Sunday, April 01, 2012

Spy vs. Spy

I’d delayed watching last year’s remake of “Tinker Tailor Soldier Spy” because I’ve admired the novel (which had commas in its title) since its 1974 publication, and I’m a huge fan of 1979’s nearly six-hour mini-series with Alec Guinness brilliantly interpreting John le Carré’s most memorable creation, George Smiley. I own the DVD, and have watched it at least three times over the years. It’s great television.
When I heard “Tinker, Tailor” would be remade as a feature film with Gary Oldman as Smiley, my immediate question—undoubtedly one considered by le Carré and Guinness admirers everywhere—was the obvious: how do you pack so much complicated intrigue and so many complex characters into a two-hour movie (actually a two-hour twenty-seven minute movie)?
The sad truth, after watching the remake, is that you don’t, no matter how noble the effort.
First, some small reservations:
The film, much of which is set in London and its environs, doesn’t appear to have been shot in England. True, there are shots of London buildings, and maybe one or two exterior scenes (like Smiley’s home in Chelsea), but most locations and some of the sets—like the office of a minister—seem more European than British. Since many of the names in the credits appear Eastern European, and a major incident from the book has been transferred from Czechoslovakia to Hungary, my guess is much of the production took place there, no doubt for budget reasons. The result: the movie lacks a feel for London in the early 70s, when the story takes place.**
In the mini-series, The Circus—le Carré’s name for the headquarters of MI6—was a cramped space with narrow, dark hallways and sudden corners, a perfect place for spies to plot and keep secrets from each other. In the movie, it’s a huge, wide-open space more appropriate for an insurance company of its era, which perhaps explains why Control’s office looks like a decompression chamber, and the room where the heads of The Circus gather resembles an acoustically remodeled boxcar. There are no other places for these guys to get privacy.
In the novel and the mini-series, Smiley meets a former agent named Jerry Westerby to pick Westerby’s brain as Smiley seeks to discover the traitor in The Circus. The wonderful Joss Ackland plays Westerby, stealing his scene with Guinness, no small achievement given Guinness’ talents.
But in the film, the name Jerry Westerby has been given inexplicably to another character from both novel and mini-series: Sam Collins, the agent who was on duty the night news arrived that a field agent had been killed (allegedly) in Czechoslovakia. I know I’m carping here—and only dedicated le Carré fans would care--but le Carré’s sequel to “Tinker, Tailor” is “The Honourable Schoolboy.” Jerry Westerby is the eponymous hero of that book—and Sam Collins plays a major part, as well. Why rename Collins as Westerby for the movie? Senseless.
But here’s the movie’s major problem: unlike the mini-series, in which each of the potential traitors is clearly delineated, the movie fails to establish who these men are. They remain ciphers. When Smiley captures the mole, it means nothing. Any one of the suspects could have been proved treacherous, and the reaction—at least for me—would be: okay, but so what? There is no emotional release.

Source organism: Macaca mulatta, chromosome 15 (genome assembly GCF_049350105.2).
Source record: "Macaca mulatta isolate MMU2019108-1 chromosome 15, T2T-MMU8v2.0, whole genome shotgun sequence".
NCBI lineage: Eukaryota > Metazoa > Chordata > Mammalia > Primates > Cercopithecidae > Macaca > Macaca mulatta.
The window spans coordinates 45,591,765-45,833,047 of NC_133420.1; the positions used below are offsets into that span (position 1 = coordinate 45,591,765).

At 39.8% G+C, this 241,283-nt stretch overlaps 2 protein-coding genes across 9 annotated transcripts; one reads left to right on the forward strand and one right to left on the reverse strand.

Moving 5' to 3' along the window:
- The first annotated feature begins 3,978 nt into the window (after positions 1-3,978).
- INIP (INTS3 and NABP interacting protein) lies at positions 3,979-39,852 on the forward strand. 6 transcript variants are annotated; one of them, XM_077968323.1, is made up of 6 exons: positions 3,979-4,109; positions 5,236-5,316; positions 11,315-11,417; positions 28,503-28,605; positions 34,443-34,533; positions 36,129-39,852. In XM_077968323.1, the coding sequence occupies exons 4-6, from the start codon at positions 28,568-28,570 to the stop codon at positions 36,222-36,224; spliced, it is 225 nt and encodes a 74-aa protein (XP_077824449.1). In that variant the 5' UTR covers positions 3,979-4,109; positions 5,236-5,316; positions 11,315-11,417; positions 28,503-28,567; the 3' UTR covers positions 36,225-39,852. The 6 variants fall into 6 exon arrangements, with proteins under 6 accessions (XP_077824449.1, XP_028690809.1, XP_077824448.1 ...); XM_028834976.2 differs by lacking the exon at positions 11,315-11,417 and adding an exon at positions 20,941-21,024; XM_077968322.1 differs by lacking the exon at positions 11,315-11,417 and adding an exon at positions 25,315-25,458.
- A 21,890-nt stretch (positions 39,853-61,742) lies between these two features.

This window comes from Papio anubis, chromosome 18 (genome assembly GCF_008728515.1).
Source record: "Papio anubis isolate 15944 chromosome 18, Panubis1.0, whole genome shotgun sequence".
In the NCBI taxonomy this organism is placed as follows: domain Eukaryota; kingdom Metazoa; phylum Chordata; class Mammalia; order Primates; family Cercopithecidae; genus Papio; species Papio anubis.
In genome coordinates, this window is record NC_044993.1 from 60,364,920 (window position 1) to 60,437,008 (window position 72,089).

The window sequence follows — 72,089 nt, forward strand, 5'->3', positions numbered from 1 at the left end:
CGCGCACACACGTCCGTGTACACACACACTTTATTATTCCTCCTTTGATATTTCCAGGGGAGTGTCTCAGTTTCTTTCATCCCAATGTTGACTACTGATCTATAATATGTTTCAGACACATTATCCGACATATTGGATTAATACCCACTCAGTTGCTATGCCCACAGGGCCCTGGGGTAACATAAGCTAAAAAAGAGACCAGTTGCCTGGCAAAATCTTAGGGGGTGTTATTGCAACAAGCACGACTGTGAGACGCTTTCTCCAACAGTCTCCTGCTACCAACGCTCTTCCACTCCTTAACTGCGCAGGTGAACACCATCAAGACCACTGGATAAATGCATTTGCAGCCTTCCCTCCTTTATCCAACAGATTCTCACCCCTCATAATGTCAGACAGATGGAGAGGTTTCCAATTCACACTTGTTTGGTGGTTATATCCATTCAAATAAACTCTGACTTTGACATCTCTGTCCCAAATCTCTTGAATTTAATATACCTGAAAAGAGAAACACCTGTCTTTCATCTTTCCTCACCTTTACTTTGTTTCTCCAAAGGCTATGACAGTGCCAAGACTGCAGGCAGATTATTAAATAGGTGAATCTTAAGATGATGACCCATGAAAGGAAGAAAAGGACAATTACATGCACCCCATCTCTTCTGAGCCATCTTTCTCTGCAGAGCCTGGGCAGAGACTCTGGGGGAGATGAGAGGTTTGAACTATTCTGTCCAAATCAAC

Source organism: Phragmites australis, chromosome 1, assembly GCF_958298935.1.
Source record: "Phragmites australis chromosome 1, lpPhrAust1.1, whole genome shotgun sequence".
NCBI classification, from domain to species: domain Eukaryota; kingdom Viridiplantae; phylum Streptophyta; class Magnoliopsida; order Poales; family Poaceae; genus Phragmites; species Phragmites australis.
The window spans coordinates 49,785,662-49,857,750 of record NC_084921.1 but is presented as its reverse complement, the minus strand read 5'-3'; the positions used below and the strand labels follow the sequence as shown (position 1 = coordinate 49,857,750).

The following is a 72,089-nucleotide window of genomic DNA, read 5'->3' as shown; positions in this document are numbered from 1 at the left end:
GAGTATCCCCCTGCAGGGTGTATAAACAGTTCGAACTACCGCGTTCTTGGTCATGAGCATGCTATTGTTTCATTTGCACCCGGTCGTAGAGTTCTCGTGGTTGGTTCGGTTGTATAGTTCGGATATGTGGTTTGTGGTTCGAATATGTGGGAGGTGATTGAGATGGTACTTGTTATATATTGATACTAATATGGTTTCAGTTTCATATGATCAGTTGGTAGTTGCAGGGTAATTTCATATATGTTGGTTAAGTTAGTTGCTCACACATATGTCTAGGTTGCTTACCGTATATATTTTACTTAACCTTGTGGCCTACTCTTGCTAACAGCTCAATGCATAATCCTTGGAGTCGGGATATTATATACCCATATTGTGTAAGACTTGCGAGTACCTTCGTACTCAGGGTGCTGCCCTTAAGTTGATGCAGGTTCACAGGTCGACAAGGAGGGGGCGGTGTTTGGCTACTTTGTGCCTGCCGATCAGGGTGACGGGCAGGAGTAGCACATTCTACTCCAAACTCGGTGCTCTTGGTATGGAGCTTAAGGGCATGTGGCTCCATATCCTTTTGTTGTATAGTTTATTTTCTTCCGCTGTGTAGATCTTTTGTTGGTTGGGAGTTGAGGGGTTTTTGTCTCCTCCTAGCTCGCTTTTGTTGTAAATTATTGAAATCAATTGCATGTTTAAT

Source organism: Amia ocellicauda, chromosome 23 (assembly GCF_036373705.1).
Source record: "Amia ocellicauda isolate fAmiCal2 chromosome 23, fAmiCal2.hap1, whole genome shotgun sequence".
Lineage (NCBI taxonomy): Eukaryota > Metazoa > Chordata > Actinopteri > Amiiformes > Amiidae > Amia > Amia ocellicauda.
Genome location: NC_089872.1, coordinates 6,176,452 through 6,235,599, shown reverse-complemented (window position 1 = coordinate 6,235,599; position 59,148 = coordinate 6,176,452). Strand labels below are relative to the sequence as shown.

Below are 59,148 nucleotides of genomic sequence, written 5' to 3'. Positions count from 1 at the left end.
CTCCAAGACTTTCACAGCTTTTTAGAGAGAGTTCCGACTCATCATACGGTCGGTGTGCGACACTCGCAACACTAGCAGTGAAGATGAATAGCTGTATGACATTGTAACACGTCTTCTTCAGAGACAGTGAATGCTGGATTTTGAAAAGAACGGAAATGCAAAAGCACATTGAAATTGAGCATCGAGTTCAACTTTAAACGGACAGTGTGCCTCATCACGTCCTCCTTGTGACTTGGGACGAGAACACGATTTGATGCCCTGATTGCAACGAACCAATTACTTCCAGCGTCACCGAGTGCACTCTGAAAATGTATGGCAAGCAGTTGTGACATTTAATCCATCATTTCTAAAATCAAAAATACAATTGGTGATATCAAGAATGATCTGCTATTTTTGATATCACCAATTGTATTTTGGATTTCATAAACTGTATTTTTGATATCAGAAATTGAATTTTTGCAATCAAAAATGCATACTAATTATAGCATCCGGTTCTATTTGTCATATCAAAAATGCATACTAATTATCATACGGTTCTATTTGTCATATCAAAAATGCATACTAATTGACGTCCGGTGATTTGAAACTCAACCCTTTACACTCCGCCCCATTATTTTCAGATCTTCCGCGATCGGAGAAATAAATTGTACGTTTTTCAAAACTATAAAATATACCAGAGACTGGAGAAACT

Which doesn’t mean there are not moments and performances to admire in the remake: Oldman is excellent, and Bernard Cumberbatch, as Smiley acolyte Peter Guillam, gets several affecting scenes, as does Mark Strong as the betrayed agent, Jim Prideaux.
But what a waste of such gifted actors as Colin Firth, Toby Jones, and Ciarán Hinds, who are left victims to cramming so much exposition in such limited time that all they can do is hint at whom their characters are. I’m not sure Hinds, a versatile actor with real presence in any movie he appears, has more than ten lines.
As I watched the remake, I kept wondering what viewers unfamiliar with either novel or mini-series would make out of such a truly Byzantine plot? Not much, I think.
As I said, the film’s a noble attempt. My advice, however: read the novel, watch the mini-series.
**My good friend Ken Salikof sent along the following information regarding the locations used in the new "Tinker Tailor." It appears they shot more in England than I thought, but to little avail, at least to my eyes:
Principal photography took place between 7 October and 22 December 2010.[11] Studio scenes were shot at a former army barracks in Mill Hill, north London.[5] Blythe House in Kensington Olympia, West London, was used as the exterior for "The Circus."[12] The interior hall of Budapest's Párizsi Udvar served as the location for the café scene, in which Jim Prideaux is shot.[13] Empress Coach Works in Haggerston was used as the location for the Merlin safe house. Other scenes were filmed on Hampstead Heath and in Hampstead Ponds, where Smiley is shown swimming, and in the physics department of Imperial College London. The exterior shots of the Islay Hotel, a run-down hotel described in the film as being near Liverpool Street station, which Smiley uses as a base, were shot in Wilkin Street, London NW5.[citation needed]
The events which take place in Czechoslovakia in the novel were moved to Hungary, because of the country's 20% rebate for film productions. The teams filmed in Budapest for five days. Right before Christmas the team also filmed in Istanbul for nine days.[5]


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